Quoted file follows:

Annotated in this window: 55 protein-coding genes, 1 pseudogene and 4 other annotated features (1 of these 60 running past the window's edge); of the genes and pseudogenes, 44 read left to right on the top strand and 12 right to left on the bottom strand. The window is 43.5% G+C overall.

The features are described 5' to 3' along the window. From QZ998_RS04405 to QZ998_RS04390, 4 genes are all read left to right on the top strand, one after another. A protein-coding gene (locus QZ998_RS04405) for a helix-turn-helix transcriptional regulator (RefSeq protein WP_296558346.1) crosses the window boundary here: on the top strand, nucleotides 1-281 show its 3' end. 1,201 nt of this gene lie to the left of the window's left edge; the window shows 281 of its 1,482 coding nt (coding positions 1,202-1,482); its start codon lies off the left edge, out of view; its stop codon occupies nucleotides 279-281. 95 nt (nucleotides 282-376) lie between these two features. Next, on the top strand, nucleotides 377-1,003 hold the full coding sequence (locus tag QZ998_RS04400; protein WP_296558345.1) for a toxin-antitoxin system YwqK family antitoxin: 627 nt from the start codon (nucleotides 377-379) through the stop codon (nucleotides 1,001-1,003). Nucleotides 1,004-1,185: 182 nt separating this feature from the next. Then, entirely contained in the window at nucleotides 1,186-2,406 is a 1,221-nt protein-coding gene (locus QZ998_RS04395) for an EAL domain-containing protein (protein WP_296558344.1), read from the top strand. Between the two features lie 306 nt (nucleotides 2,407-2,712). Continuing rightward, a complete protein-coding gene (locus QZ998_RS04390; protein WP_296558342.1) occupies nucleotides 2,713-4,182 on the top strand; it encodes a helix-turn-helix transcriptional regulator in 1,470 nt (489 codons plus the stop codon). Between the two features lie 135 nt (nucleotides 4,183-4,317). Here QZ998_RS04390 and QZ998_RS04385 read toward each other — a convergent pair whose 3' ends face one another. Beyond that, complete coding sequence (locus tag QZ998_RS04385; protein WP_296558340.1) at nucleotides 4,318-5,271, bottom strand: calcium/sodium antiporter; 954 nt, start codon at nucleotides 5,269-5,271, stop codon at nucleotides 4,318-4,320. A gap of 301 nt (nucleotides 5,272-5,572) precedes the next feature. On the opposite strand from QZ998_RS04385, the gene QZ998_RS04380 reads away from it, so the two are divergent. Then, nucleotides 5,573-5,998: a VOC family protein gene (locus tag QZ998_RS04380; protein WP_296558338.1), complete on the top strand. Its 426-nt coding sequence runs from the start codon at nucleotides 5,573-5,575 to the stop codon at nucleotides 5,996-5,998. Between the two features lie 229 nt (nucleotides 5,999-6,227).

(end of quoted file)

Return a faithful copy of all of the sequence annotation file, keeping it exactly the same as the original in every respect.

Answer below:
Annotated in this window: 55 protein-coding genes, 1 pseudogene and 4 other annotated features (1 of these 60 running past the window's edge); of the genes and pseudogenes, 44 read left to right on the top strand and 12 right to left on the bottom strand. The window is 43.5% G+C overall.

The features are described 5' to 3' along the window. From QZ998_RS04405 to QZ998_RS04390, 4 genes are all read left to right on the top strand, one after another. A protein-coding gene (locus QZ998_RS04405) for a helix-turn-helix transcriptional regulator (RefSeq protein WP_296558346.1) crosses the window boundary here: on the top strand, nucleotides 1-281 show its 3' end. 1,201 nt of this gene lie to the left of the window's left edge; the window shows 281 of its 1,482 coding nt (coding positions 1,202-1,482); its start codon lies off the left edge, out of view; its stop codon occupies nucleotides 279-281. 95 nt (nucleotides 282-376) lie between these two features. Next, on the top strand, nucleotides 377-1,003 hold the full coding sequence (locus tag QZ998_RS04400; protein WP_296558345.1) for a toxin-antitoxin system YwqK family antitoxin: 627 nt from the start codon (nucleotides 377-379) through the stop codon (nucleotides 1,001-1,003). Nucleotides 1,004-1,185: 182 nt separating this feature from the next. Then, entirely contained in the window at nucleotides 1,186-2,406 is a 1,221-nt protein-coding gene (locus QZ998_RS04395) for an EAL domain-containing protein (protein WP_296558344.1), read from the top strand. Between the two features lie 306 nt (nucleotides 2,407-2,712). Continuing rightward, a complete protein-coding gene (locus QZ998_RS04390; protein WP_296558342.1) occupies nucleotides 2,713-4,182 on the top strand; it encodes a helix-turn-helix transcriptional regulator in 1,470 nt (489 codons plus the stop codon). Between the two features lie 135 nt (nucleotides 4,183-4,317). Here QZ998_RS04390 and QZ998_RS04385 read toward each other — a convergent pair whose 3' ends face one another. Beyond that, complete coding sequence (locus tag QZ998_RS04385; protein WP_296558340.1) at nucleotides 4,318-5,271, bottom strand: calcium/sodium antiporter; 954 nt, start codon at nucleotides 5,269-5,271, stop codon at nucleotides 4,318-4,320. A gap of 301 nt (nucleotides 5,272-5,572) precedes the next feature. On the opposite strand from QZ998_RS04385, the gene QZ998_RS04380 reads away from it, so the two are divergent. Then, nucleotides 5,573-5,998: a VOC family protein gene (locus tag QZ998_RS04380; protein WP_296558338.1), complete on the top strand. Its 426-nt coding sequence runs from the start codon at nucleotides 5,573-5,575 to the stop codon at nucleotides 5,996-5,998. Between the two features lie 229 nt (nucleotides 5,999-6,227).